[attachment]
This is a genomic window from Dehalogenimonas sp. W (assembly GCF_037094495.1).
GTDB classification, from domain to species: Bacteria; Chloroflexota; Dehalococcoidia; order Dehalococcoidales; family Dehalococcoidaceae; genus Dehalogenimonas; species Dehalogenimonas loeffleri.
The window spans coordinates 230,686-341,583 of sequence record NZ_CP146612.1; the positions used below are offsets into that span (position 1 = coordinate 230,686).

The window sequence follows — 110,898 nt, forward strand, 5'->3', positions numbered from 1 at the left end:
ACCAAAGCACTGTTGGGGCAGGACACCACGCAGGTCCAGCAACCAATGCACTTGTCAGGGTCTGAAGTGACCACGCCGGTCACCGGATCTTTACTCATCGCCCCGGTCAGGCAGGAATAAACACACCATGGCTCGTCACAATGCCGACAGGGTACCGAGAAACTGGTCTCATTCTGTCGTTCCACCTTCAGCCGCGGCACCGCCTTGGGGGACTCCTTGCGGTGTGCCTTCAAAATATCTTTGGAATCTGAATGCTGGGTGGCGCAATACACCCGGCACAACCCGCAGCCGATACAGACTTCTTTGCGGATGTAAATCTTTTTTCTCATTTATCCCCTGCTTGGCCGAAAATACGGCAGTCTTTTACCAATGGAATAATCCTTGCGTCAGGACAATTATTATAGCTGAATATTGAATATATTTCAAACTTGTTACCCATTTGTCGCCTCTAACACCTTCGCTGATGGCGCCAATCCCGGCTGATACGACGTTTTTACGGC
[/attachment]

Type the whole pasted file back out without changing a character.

This is a genomic window from Dehalogenimonas sp. W (assembly GCF_037094495.1).
GTDB classification, from domain to species: Bacteria; Chloroflexota; Dehalococcoidia; order Dehalococcoidales; family Dehalococcoidaceae; genus Dehalogenimonas; species Dehalogenimonas loeffleri.
The window spans coordinates 230,686-341,583 of sequence record NZ_CP146612.1; the positions used below are offsets into that span (position 1 = coordinate 230,686).

The window sequence follows — 110,898 nt, forward strand, 5'->3', positions numbered from 1 at the left end:
ACCAAAGCACTGTTGGGGCAGGACACCACGCAGGTCCAGCAACCAATGCACTTGTCAGGGTCTGAAGTGACCACGCCGGTCACCGGATCTTTACTCATCGCCCCGGTCAGGCAGGAATAAACACACCATGGCTCGTCACAATGCCGACAGGGTACCGAGAAACTGGTCTCATTCTGTCGTTCCACCTTCAGCCGCGGCACCGCCTTGGGGGACTCCTTGCGGTGTGCCTTCAAAATATCTTTGGAATCTGAATGCTGGGTGGCGCAATACACCCGGCACAACCCGCAGCCGATACAGACTTCTTTGCGGATGTAAATCTTTTTTCTCATTTATCCCCTGCTTGGCCGAAAATACGGCAGTCTTTTACCAATGGAATAATCCTTGCGTCAGGACAATTATTATAGCTGAATATTGAATATATTTCAAACTTGTTACCCATTTGTCGCCTCTAACACCTTCGCTGATGGCGCCAATCCCGGCTGATACGACGTTTTTACGGC